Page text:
Calculus (3rd Edition)

Published by W. H. Freeman
ISBN 10: 1464125260
ISBN 13: 978-1-46412-526-3

Chapter 4 - Applications of the Derivative - 4.3 The Mean Value Theorem and Monotonicity - Exercises - Page 189: 37


$f(x)$ is increasing on $\left( \left( \dfrac{3}{2}\right)^{2/5},\infty\right )$ and decreasing on $\left( -\infty, \left(\dfrac{3}{2}\right)^{2/5}\right )$. $f(x)$ has local a minimum at $x=\left( \dfrac{3}{2}\right)^{2/5} $

Work Step by Step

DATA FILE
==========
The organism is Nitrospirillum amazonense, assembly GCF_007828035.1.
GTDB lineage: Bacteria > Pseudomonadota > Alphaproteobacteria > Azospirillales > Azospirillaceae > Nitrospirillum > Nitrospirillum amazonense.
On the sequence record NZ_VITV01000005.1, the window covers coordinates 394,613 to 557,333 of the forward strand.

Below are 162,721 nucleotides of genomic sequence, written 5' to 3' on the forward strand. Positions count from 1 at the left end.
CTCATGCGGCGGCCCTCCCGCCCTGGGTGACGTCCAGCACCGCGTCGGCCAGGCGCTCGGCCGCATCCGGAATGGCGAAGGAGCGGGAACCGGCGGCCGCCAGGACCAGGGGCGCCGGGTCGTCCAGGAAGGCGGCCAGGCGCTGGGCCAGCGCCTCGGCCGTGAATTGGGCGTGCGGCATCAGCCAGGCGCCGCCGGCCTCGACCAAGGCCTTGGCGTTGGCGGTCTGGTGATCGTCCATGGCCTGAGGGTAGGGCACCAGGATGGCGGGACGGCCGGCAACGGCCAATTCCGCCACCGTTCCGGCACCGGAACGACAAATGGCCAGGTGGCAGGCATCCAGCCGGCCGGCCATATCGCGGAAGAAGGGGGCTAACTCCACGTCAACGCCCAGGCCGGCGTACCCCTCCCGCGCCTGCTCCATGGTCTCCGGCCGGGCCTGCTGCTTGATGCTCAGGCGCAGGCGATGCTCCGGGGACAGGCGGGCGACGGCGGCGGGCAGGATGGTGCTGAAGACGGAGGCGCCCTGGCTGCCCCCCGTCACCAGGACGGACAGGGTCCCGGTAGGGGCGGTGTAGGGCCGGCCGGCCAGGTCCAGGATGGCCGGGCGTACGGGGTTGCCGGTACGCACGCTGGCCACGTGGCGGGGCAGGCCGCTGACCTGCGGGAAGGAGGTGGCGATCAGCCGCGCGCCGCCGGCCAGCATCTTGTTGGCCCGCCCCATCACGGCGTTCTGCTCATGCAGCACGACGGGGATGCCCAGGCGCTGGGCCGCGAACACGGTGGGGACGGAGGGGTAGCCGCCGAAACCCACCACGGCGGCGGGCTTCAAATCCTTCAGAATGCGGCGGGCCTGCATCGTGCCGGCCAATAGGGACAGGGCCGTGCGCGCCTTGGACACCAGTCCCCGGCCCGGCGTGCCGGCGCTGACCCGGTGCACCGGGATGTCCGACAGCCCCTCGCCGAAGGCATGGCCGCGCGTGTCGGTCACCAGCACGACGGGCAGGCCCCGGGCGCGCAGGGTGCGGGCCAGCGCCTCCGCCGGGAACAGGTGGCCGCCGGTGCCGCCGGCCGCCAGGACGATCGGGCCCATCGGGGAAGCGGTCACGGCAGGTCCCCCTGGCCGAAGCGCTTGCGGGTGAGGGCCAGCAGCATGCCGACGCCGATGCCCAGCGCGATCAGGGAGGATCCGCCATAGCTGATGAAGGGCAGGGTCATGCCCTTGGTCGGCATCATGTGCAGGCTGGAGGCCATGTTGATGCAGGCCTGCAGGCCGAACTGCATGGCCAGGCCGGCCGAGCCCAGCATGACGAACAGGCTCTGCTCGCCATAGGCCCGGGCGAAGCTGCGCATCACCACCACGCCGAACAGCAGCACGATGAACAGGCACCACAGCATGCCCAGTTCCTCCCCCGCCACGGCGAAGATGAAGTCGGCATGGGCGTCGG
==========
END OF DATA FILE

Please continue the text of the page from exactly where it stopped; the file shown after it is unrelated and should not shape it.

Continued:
Given $$y=x^{4}-4 x^{3 / 2} \quad(x>0)$$ Since $$f'(x) = 4x^{3}-6 x^{1 / 2} =2x^{1/2} (2x^{5/2}-3)$$ Then $f'(x)=0$ for $x= 0 $ and $x= \left( \dfrac{3}{2}\right)^{2/5}$. Since $x=0$ is not in the interval, choose $x=1 $ and $x=2$. Then: \begin{align*} f'(1)&= -2<0\\ f'(2)&>0 \end{align*} Then $f(x)$ is increasing on $\left( \left( \dfrac{3}{2}\right)^{2/5},\infty\right )$ and decreasing on $\left( -\infty, \left(\dfrac{3}{2}\right)^{2/5}\right )$. Hence, $f(x)$ has a local minimum at $x=\left( \dfrac{3}{2}\right)^{2/5} $
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